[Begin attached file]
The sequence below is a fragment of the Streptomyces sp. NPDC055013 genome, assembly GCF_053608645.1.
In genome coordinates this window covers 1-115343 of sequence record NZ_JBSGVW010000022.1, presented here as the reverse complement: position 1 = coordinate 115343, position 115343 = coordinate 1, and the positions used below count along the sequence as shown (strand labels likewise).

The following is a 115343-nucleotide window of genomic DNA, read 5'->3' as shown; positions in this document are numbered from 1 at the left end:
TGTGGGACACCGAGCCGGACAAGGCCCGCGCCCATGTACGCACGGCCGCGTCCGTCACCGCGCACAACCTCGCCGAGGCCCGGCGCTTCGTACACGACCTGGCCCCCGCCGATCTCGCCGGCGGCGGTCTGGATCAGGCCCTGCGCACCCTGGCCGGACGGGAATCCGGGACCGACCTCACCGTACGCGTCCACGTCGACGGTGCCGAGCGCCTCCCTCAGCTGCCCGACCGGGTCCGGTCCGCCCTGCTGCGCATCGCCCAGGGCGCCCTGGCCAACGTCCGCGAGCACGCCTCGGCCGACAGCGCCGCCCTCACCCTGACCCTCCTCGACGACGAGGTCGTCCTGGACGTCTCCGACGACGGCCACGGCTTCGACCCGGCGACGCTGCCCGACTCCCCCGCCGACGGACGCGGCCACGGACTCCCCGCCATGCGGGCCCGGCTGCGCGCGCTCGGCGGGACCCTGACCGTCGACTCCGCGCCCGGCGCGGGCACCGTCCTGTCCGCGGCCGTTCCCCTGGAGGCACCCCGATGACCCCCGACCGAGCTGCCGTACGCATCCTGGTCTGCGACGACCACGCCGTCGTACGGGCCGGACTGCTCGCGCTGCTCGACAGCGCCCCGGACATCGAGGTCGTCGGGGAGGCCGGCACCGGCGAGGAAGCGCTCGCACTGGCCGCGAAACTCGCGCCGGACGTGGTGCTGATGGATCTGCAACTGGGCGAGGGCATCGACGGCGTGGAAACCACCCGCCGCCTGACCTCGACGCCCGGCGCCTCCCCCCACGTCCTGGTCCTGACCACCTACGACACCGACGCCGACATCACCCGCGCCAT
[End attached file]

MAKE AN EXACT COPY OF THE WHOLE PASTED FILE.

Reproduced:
The sequence below is a fragment of the Streptomyces sp. NPDC055013 genome, assembly GCF_053608645.1.
In genome coordinates this window covers 1-115343 of sequence record NZ_JBSGVW010000022.1, presented here as the reverse complement: position 1 = coordinate 115343, position 115343 = coordinate 1, and the positions used below count along the sequence as shown (strand labels likewise).

The following is a 115343-nucleotide window of genomic DNA, read 5'->3' as shown; positions in this document are numbered from 1 at the left end:
TGTGGGACACCGAGCCGGACAAGGCCCGCGCCCATGTACGCACGGCCGCGTCCGTCACCGCGCACAACCTCGCCGAGGCCCGGCGCTTCGTACACGACCTGGCCCCCGCCGATCTCGCCGGCGGCGGTCTGGATCAGGCCCTGCGCACCCTGGCCGGACGGGAATCCGGGACCGACCTCACCGTACGCGTCCACGTCGACGGTGCCGAGCGCCTCCCTCAGCTGCCCGACCGGGTCCGGTCCGCCCTGCTGCGCATCGCCCAGGGCGCCCTGGCCAACGTCCGCGAGCACGCCTCGGCCGACAGCGCCGCCCTCACCCTGACCCTCCTCGACGACGAGGTCGTCCTGGACGTCTCCGACGACGGCCACGGCTTCGACCCGGCGACGCTGCCCGACTCCCCCGCCGACGGACGCGGCCACGGACTCCCCGCCATGCGGGCCCGGCTGCGCGCGCTCGGCGGGACCCTGACCGTCGACTCCGCGCCCGGCGCGGGCACCGTCCTGTCCGCGGCCGTTCCCCTGGAGGCACCCCGATGACCCCCGACCGAGCTGCCGTACGCATCCTGGTCTGCGACGACCACGCCGTCGTACGGGCCGGACTGCTCGCGCTGCTCGACAGCGCCCCGGACATCGAGGTCGTCGGGGAGGCCGGCACCGGCGAGGAAGCGCTCGCACTGGCCGCGAAACTCGCGCCGGACGTGGTGCTGATGGATCTGCAACTGGGCGAGGGCATCGACGGCGTGGAAACCACCCGCCGCCTGACCTCGACGCCCGGCGCCTCCCCCCACGTCCTGGTCCTGACCACCTACGACACCGACGCCGACATCACCCGCGCCAT